Residential mortgage industry analysts and executives continue to see choppy waters ahead. The banking crisis is still unfolding, impacting the mortgage-backed securities (MBS) space, reducing jumbo loan offerings, and putting pressure on commercial real estate companies.
Even if the U.S. debt limit impasse is solved, the U.S. can face a downgrade to its long-term debt, with consequences for the overall economy. In addition, the mortgage industry still has overcapacity, which means the landscape remains challenging for originators.
Executives discussed these and other topics on Monday during the Mortgage Bankers Association (MBA) Secondary and Capital Markets Conference & Expo 2023 in New York.
Is the banking crisis over?
Bose George, managing director at Keefe, Bruyette & Woods, said the banking crisis will still have meaningful impacts on the mortgage industry.
In the agency MBS space, where banks have roughly 30% market share, spreads have “widened a little further” and will continue “structurally” going forward.
“It seems like banks will be less active in the space,” George said.
Banks will also reduce their appetite for jumbo loans. They usually offer jumbo loans at lower rates to attract borrowers for other products. But now deposits are more scarce, George said.
And what does it mean for the rest of the market? “The least it means is higher rates.”
George also said the banking crisis impacts commercial real estate, a market already under pressure due to the hybrid work and work-from-home trends.
“Now, with what’s happening with the banks, certainly, there will be less capital in the space. Probably it exacerbates the downturn in commercial real estate.”
Overall, the managing director said he’s assuming the banks’ role in the mortgage market will decline, which seems “inevitable.” In turn, there will be a growing role for non-banks. Over the next few years, George also sees a significant need for capital, including through equity.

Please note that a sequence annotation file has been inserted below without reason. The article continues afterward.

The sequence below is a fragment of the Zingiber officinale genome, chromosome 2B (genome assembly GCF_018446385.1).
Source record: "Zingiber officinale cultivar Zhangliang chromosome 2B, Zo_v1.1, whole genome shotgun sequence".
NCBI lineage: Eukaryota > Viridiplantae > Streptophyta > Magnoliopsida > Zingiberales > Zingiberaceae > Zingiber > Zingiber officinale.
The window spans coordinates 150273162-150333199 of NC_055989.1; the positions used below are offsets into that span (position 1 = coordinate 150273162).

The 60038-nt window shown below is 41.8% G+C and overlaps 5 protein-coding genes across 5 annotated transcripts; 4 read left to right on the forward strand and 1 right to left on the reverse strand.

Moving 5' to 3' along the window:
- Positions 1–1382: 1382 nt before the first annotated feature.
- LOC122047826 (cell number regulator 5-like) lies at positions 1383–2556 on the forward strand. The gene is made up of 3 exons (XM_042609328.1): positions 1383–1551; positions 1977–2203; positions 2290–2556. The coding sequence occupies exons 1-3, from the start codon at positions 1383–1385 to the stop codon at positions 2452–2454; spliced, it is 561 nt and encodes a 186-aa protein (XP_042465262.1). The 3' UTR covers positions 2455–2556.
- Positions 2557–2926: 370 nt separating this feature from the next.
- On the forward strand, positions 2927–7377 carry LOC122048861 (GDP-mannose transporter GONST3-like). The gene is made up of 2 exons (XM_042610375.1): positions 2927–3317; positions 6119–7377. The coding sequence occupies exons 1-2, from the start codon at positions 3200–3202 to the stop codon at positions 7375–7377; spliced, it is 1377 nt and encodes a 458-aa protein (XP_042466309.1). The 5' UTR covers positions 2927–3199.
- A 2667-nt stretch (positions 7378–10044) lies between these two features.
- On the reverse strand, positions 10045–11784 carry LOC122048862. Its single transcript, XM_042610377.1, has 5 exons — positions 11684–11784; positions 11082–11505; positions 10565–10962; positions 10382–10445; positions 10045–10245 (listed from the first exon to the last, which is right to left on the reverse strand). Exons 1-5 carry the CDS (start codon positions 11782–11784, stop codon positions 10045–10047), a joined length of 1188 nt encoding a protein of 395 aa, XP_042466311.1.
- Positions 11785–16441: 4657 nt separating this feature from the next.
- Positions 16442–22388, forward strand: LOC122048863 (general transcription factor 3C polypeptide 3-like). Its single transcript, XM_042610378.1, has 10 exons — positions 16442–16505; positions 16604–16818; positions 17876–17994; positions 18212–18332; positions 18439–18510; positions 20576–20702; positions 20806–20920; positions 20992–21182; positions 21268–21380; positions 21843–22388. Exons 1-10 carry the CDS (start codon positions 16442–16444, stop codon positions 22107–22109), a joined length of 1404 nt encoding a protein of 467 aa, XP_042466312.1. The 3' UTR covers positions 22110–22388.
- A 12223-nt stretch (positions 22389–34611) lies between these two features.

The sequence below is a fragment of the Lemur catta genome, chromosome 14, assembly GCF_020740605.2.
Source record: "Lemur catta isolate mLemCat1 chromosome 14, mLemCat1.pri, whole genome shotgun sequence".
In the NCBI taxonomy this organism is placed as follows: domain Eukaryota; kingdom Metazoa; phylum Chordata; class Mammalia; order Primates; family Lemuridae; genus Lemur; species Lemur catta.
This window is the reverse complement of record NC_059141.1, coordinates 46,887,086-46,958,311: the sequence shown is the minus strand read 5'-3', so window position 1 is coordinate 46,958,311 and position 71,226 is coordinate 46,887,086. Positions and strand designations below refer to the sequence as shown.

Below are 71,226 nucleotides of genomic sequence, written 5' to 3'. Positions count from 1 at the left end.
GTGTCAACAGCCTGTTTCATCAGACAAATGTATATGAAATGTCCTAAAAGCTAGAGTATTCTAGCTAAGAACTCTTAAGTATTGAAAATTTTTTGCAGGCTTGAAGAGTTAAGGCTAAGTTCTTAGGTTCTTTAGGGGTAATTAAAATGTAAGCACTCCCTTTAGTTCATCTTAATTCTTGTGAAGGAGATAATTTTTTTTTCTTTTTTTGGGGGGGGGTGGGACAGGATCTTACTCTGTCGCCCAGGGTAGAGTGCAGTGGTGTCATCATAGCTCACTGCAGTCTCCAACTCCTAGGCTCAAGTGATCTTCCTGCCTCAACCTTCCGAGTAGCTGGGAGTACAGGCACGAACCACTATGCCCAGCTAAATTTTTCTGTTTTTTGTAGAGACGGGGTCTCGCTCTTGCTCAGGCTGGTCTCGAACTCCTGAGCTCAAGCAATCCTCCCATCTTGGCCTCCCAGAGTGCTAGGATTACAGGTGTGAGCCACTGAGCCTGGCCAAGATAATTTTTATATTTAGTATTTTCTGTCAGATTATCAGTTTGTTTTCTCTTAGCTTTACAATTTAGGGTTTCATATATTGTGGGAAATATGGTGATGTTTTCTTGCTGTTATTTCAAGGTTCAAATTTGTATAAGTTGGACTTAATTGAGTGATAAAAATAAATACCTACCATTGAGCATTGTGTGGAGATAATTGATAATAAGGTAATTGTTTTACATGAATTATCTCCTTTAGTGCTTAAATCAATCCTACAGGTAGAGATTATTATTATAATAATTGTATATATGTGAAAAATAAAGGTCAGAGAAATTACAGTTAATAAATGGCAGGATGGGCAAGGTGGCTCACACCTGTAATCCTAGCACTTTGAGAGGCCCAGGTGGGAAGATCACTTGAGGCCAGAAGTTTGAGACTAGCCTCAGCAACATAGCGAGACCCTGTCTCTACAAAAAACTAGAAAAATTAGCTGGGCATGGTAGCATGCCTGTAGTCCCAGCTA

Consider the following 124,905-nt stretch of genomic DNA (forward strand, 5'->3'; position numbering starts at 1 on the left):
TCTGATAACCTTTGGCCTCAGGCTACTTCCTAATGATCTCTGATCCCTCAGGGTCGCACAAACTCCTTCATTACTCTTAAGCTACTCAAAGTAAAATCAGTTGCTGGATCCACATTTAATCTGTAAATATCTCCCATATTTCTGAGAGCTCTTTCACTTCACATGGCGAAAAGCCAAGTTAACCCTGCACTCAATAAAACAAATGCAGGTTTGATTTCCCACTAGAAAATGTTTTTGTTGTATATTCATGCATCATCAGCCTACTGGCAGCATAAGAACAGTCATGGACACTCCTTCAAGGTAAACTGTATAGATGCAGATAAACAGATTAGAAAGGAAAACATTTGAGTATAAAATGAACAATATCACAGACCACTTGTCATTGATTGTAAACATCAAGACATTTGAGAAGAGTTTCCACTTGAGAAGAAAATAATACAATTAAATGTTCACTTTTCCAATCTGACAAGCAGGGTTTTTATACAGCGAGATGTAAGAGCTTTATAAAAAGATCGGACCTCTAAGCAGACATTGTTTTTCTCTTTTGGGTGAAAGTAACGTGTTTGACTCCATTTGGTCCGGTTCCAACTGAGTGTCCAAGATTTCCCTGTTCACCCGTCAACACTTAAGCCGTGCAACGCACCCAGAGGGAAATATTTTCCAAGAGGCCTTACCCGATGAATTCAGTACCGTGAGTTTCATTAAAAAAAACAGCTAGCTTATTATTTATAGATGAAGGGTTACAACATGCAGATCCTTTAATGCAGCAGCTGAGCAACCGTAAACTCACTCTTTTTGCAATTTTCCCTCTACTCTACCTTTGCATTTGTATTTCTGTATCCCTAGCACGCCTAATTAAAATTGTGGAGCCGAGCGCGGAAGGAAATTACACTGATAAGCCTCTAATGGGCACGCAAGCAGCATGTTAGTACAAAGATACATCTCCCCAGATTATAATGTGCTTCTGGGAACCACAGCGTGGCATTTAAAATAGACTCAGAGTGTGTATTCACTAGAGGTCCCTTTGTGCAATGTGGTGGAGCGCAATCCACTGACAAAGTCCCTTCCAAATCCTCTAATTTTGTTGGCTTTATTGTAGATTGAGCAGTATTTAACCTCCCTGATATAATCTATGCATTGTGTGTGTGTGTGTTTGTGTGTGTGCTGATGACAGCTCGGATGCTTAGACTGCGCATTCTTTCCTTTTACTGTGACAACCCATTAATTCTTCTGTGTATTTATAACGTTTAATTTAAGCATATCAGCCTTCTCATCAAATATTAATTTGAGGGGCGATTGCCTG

What are the impacts of the debt limit impasse?
Isaac Boltansky, director of policy research at BTIG, said he is “concerned, as of this Monday morning, where we are” on the debt ceiling discussions.
According to the executive, there’s a “narrow pathway” to the due date of June 1. That’s the date the U.S. Department of the Treasury communicated it will potentially no longer be able to satisfy its obligations if Congress has not acted to raise or suspend the debt limit.
According to Boltansky, it’s relevant to remember what happened in 2011, when the S&P downgraded the U.S. long-term credit rating because of an “unsustainable fiscal” path and a “broken political system.”
“We still got both of those. And then, on top of that, what’s different from 2011? That our total debt has gone from $14 trillion to $30 trillion,” Boltansky said.
The executive mentioned that any political deal on the debt limit doesn’t solve the problem. “We’re starting with the real drivers of long-term debt not even being discussed.”
Is a recession on the way?
Mike Fratantoni, chief economist and senior vice president of research and industry technology at MBA, said the “financial conditions are tightening,” reinforcing the forecast for a recession in the U.S. this year.
“When we met in October for our annual convention down in Nashville, we kind of forecast that in 2023 the U.S. was going to be in a recession,” Frantatoni said. “Given what we just went through, we’re holding on to that forecast.”
However, according to Fratantioni, the recession will probably be “a little bit later” and “deeper,” as the credit tightening might put more pressure to the U.S. economy.
According to Fratantoni, inflation is still twice the Federal Reserve‘s (Fed) target at around 4.5%, and the jobs market is still strong. It’s difficult to “try to tease out a consistent message from the Fed officials,” but they “are not going to be in any hurry to drop rates now.”
Amid the debt ceiling impasse, the MBA’s baseline scenario does not include the U.S. government defaulting on its debt. However, the “biggest risk is downgrading.”
Fratantoni said mortgage rates peaked in the third quarter of last year and are volatile right now. Refis “left the center of the picture,” and purchases are running 30% to 35% behind where we were in terms of units in 2022.
“Given the decline in volume, particularly the decline in units, we thought we need to take about 30% of capacity out of the industry. We’re even sort of 19% to 20% down so far. Still, a very challenging environment,” Frantantoni said. “The good news continues to be that people are paying on their mortgages.”